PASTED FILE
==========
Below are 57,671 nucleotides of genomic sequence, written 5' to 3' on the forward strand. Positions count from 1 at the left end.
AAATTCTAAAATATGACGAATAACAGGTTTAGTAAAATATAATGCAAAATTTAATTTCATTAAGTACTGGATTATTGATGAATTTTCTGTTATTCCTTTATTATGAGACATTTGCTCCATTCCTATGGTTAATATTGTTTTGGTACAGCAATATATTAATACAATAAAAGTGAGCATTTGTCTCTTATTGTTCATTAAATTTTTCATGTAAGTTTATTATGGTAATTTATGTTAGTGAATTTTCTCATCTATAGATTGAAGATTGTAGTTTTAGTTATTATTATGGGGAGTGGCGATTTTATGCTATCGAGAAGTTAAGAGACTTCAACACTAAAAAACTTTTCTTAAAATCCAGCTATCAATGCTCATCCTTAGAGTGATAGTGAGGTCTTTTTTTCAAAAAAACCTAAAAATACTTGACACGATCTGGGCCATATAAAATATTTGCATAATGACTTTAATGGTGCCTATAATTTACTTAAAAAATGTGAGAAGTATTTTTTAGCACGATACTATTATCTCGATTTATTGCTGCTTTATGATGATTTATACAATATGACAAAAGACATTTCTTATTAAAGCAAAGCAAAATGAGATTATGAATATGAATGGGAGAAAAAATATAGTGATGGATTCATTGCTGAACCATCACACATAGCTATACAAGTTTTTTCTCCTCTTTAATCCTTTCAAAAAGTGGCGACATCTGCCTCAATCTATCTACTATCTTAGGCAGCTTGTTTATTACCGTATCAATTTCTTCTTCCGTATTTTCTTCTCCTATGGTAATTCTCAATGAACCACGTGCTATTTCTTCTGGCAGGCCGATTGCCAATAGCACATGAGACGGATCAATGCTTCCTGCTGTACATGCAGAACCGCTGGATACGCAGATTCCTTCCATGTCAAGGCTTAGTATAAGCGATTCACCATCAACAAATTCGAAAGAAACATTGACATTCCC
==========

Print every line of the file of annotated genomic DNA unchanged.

Below are 57,671 nucleotides of genomic sequence, written 5' to 3' on the forward strand. Positions count from 1 at the left end.
AAATTCTAAAATATGACGAATAACAGGTTTAGTAAAATATAATGCAAAATTTAATTTCATTAAGTACTGGATTATTGATGAATTTTCTGTTATTCCTTTATTATGAGACATTTGCTCCATTCCTATGGTTAATATTGTTTTGGTACAGCAATATATTAATACAATAAAAGTGAGCATTTGTCTCTTATTGTTCATTAAATTTTTCATGTAAGTTTATTATGGTAATTTATGTTAGTGAATTTTCTCATCTATAGATTGAAGATTGTAGTTTTAGTTATTATTATGGGGAGTGGCGATTTTATGCTATCGAGAAGTTAAGAGACTTCAACACTAAAAAACTTTTCTTAAAATCCAGCTATCAATGCTCATCCTTAGAGTGATAGTGAGGTCTTTTTTTCAAAAAAACCTAAAAATACTTGACACGATCTGGGCCATATAAAATATTTGCATAATGACTTTAATGGTGCCTATAATTTACTTAAAAAATGTGAGAAGTATTTTTTAGCACGATACTATTATCTCGATTTATTGCTGCTTTATGATGATTTATACAATATGACAAAAGACATTTCTTATTAAAGCAAAGCAAAATGAGATTATGAATATGAATGGGAGAAAAAATATAGTGATGGATTCATTGCTGAACCATCACACATAGCTATACAAGTTTTTTCTCCTCTTTAATCCTTTCAAAAAGTGGCGACATCTGCCTCAATCTATCTACTATCTTAGGCAGCTTGTTTATTACCGTATCAATTTCTTCTTCCGTATTTTCTTCTCCTATGGTAATTCTCAATGAACCACGTGCTATTTCTTCTGGCAGGCCGATTGCCAATAGCACATGAGACGGATCAATGCTTCCTGCTGTACATGCAGAACCGCTGGATACGCAGATTCCTTCCATGTCAAGGCTTAGTATAAGCGATTCACCATCAACAAATTCGAAAGAAACATTGACATTCCC